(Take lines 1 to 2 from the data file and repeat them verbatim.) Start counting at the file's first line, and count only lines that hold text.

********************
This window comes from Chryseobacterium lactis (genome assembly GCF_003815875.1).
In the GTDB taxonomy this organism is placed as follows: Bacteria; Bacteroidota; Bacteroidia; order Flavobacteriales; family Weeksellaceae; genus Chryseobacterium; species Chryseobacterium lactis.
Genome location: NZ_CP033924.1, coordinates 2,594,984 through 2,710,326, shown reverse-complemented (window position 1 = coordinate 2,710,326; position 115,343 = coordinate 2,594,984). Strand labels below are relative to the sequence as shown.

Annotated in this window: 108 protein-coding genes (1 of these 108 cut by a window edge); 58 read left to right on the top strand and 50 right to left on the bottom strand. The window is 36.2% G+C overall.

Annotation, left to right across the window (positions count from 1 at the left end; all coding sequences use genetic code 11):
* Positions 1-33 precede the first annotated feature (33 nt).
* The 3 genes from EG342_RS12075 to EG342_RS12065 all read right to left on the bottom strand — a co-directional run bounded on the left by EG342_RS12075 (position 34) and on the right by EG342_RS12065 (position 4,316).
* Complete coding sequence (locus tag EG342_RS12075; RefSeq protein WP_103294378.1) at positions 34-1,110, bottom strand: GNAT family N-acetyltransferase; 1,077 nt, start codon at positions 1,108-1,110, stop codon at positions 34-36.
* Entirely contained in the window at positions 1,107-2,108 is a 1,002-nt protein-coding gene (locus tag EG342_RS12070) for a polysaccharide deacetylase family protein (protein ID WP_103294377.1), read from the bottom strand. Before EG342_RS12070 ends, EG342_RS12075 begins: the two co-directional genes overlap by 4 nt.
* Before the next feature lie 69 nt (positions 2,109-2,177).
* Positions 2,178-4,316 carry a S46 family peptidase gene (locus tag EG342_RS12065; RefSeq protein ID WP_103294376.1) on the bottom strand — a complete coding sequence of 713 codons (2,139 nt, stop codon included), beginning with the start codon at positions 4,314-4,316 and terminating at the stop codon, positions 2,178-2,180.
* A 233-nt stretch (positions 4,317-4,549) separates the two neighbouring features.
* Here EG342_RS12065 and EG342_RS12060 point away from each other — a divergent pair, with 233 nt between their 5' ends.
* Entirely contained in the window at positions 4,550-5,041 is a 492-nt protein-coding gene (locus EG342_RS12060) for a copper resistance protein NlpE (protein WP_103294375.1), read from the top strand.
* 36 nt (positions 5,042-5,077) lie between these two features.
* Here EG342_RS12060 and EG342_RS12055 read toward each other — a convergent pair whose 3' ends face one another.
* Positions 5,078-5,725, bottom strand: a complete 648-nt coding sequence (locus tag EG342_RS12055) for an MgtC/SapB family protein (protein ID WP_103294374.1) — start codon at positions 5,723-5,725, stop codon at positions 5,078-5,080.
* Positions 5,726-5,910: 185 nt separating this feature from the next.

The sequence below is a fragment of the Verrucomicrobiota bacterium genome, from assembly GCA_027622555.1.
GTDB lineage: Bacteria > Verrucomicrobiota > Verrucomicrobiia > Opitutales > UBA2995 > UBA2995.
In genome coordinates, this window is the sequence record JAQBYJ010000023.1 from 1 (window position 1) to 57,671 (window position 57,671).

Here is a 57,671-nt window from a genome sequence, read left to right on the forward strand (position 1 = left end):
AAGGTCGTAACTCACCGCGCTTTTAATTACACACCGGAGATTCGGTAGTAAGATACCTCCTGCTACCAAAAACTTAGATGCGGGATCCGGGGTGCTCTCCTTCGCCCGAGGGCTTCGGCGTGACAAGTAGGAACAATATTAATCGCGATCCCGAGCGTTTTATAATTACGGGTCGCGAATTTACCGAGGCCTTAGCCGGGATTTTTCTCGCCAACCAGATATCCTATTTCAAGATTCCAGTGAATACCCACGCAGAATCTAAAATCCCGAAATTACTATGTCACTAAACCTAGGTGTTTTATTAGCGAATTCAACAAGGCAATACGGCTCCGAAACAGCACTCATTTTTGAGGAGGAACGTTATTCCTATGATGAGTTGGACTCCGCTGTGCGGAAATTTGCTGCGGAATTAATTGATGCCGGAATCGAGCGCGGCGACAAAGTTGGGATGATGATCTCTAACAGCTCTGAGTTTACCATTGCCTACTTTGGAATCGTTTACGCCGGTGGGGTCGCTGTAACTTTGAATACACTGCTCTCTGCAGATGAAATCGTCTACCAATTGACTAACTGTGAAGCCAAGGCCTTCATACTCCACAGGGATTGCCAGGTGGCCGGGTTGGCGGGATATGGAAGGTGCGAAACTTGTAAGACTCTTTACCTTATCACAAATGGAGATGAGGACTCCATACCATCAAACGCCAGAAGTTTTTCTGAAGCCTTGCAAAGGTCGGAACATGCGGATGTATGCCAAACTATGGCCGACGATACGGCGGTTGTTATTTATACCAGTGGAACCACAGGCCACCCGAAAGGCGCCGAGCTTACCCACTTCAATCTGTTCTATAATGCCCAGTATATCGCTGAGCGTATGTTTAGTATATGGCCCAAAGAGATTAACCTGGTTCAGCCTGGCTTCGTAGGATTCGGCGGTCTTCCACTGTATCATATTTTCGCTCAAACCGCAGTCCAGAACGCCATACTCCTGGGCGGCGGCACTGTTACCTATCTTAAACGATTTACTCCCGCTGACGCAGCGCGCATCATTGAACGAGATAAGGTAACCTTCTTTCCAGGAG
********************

This window comes from Chryseobacterium lactis (genome assembly GCF_003815875.1).
In the GTDB taxonomy this organism is placed as follows: Bacteria; Bacteroidota; Bacteroidia; order Flavobacteriales; family Weeksellaceae; genus Chryseobacterium; species Chryseobacterium lactis.